Ugh. This book was just okay. I kind of forced myself to finish it just to find out how the "mystery" of the story ended. The frustrating thing aboutUgh. This book was just okay. I kind of forced myself to finish it just to find out how the "mystery" of the story ended. The frustrating thing about the book was that after introducing the so-called mystery, absolutely nothing happens for about 200 pages.
Also, all the weird names really bugged me. I know it's supposed to be 1930 Appalachia, but come on --Freethinker, Pilgrim, Seth, Pharoah's Daughter?? (Okay, so "Seth" isn't that weird. Just shows the author is capable of coming up with a normal name, too.)
Then, when the author finally decides to reach the climax, it was so blah and uneventful. The ending didn't really seem in keeping with rest of the novel.
The main character, who the author works very hard to make the reader like, was pretty unlikeable. I had no sympathy for her, which made it hard for me to care what actually happened to her....more
What a great find! This book was very cleverly written, and I enjoyed the strength of each character who was so very different from each other. I espeWhat a great find! This book was very cleverly written, and I enjoyed the strength of each character who was so very different from each other. I especially loved finding out about Constance's background at the end of the book. I really think this would be a great book to read aloud with the kids....more
This book was based on the brutal torture and murder of Emmett Till, a black teenager from Chicago visiting family in Mississippi during the summer ofThis book was based on the brutal torture and murder of Emmett Till, a black teenager from Chicago visiting family in Mississippi during the summer of 1955. The infamous trial, in which the two men who only months later admitted to murder in a magazine interview, found both men innocent of the crime. These events played a crucial part in setting off the Civil Rights Movement in the following years.
So was this an important event and one worthy of retelling from the standpoint of a fictional character? Absolutely. Did Chris Crowe do a great job with it? In my opinion, not so much.
Crowe's main character, Hiram, is a 16-year-old boy visiting his grandfather in Mississippi. He meets Emmett Till and then is witness to the entire trial following Till's murder. Even though Hiram's story is told from a 1st-person perspective, I had a hard time getting very involved with the character or his problems. Maybe it's that there is so much more telling (and believe me, there's A LOT) going on than showing. Maybe part of the problem is how much of the story is just straight dialogue with very little description. Maybe it's just difficult to write your own story while trying to relate actual historical events, so only the very talented can pull it off. I haven't read any of Crowe's other books, so I can't really compare it.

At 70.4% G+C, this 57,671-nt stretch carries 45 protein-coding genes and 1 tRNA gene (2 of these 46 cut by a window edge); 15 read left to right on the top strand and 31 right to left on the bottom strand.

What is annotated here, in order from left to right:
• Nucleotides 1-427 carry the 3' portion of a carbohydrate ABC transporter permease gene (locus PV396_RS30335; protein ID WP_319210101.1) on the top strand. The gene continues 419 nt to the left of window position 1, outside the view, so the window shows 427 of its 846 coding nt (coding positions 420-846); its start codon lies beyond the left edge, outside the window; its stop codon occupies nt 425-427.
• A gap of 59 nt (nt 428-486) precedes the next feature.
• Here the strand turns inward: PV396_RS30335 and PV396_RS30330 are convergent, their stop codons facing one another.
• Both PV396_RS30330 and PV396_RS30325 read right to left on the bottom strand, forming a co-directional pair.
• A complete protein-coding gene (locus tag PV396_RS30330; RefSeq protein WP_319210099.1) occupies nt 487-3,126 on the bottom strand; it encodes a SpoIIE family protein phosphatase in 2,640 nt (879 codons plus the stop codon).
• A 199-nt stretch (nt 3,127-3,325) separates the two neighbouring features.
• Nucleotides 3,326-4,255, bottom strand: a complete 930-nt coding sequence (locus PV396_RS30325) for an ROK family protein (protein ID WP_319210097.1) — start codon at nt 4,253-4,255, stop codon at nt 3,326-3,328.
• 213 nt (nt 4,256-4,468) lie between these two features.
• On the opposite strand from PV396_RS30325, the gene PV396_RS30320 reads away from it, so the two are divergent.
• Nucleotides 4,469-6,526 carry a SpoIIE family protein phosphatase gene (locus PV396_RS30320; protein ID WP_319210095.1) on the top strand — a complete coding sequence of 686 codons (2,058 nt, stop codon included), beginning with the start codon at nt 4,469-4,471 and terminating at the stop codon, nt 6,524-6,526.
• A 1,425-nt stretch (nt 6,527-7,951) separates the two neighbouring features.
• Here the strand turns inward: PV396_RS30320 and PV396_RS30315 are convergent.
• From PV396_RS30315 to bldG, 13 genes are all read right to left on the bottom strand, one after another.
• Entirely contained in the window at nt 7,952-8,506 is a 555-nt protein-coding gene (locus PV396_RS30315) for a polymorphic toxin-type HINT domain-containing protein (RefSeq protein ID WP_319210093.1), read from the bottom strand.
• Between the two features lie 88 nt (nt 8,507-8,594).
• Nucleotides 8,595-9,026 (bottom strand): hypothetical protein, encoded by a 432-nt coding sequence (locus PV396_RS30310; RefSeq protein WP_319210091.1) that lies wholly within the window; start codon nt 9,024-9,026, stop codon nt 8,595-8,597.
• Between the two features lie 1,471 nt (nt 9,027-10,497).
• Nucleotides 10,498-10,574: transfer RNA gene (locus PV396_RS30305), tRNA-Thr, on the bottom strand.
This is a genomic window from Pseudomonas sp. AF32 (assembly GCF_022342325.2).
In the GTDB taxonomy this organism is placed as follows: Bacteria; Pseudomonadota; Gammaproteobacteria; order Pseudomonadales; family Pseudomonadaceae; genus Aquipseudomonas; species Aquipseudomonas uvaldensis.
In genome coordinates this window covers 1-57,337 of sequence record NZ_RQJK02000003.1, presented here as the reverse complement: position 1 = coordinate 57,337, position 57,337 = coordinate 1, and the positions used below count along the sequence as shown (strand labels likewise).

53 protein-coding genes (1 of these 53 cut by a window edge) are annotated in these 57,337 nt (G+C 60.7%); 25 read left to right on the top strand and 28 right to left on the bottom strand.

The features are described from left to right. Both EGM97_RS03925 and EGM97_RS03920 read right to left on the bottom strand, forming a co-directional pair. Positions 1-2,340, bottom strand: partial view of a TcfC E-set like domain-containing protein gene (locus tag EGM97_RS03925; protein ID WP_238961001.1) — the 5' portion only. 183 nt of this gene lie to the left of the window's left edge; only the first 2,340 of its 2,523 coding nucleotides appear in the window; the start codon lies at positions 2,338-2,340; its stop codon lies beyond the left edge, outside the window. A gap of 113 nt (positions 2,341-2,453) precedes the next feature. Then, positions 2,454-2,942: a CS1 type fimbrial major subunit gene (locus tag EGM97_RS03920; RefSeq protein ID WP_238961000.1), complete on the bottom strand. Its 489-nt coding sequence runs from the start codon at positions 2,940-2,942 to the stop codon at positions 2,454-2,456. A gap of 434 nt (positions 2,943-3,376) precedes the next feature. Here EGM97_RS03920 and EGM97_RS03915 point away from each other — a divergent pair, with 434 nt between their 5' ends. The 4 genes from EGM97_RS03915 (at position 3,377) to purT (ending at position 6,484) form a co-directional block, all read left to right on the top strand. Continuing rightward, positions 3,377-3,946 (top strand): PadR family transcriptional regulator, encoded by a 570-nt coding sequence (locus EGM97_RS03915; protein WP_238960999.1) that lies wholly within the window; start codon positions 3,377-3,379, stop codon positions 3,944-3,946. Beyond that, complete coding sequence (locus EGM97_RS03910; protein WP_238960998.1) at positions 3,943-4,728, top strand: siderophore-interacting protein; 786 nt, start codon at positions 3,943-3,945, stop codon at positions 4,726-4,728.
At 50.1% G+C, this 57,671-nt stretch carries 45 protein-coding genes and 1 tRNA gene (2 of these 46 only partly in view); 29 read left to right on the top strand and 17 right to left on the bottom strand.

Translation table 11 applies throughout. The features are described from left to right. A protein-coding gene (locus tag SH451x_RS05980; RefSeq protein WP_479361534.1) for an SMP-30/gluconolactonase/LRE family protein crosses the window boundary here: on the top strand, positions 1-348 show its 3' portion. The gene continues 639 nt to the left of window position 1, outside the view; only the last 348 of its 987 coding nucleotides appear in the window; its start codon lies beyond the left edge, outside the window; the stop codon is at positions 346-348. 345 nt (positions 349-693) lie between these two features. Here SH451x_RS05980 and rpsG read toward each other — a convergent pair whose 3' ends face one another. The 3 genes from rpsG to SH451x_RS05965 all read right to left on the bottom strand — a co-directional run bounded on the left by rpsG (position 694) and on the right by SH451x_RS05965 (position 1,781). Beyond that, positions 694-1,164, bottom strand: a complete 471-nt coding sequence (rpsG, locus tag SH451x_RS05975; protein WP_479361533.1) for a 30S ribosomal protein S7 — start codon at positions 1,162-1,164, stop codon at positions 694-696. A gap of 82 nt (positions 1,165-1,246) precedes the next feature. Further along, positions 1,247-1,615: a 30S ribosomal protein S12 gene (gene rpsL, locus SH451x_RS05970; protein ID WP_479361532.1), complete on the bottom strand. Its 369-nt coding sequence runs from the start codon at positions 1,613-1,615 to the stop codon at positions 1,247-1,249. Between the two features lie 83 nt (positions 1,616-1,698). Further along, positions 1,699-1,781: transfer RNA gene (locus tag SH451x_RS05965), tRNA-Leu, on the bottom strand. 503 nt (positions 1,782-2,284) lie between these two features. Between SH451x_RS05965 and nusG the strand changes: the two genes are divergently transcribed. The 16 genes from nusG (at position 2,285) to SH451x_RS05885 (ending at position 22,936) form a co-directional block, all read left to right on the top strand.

The other thing that bothered me was that when you weren't getting just dialogue, you had to suffer through Hiram's "thoughtful" meditations that were so shallow that he flipped his feelings on any subject from one sentence to the next. For example, he HATES his father SO much and doesn't agree with ANYTHING he says or does. Oh wait, maybe Dad's not so bad and knows exactly what he's talking about. Literally, in the very next sentence, he changes his mind. And this type of quick change of feeling happens constantly through the whole book.
In addition, after Hiram comes home from the last day of the trial, and we're told how absolutely devastated he is by the verdict, the next minute he has forgotten all about that because he's going to see a girl he likes. Yeah, he's a deep one.
I get why so many teachers use this book in their classrooms as it is an extremely easy read and teaches about an important historical event. But is it too much to ask that students get good writing, too?
I really agree with Jenni's review of this book. There were parts in it that were really fantastic, and the author definitely has talent, but so muchI really agree with Jenni's review of this book. There were parts in it that were really fantastic, and the author definitely has talent, but so much of it was contradictory and offensive. I hated how Beck wrote that she detested the arrogance and superiority at Harvard, but she makes it VERY clear how very intelligent and gifted she herself is. She goes on and on . . . really beating the reader over the head with it.
She is too intelligent, in fact, to fall for the religious beliefs she and her husband were both raised with, but she attributes her experiences with her son to "magic" or some other form of mysticism. She is so clearly confused about herself and her family, that I felt uncomfortable reading the book, despite its redeeming qualities. Knowing more about her background since reading this book has only made it worse for me.
Okay, never was their a more deceptive title for a book. I think whoever came up with it really should find a new line of work. This is not a story abOkay, never was their a more deceptive title for a book. I think whoever came up with it really should find a new line of work. This is not a story about a girl whose mother was a peppy little cheerleader in high school and tries to live out her dreams in her daughter's life, or something like that. Um, no. Instead, this historical fiction depicts the events of 1960 New Orleans when the 9th Ward elementary school was first integrated. Not exactly what you were envisioning when you read that title, was it?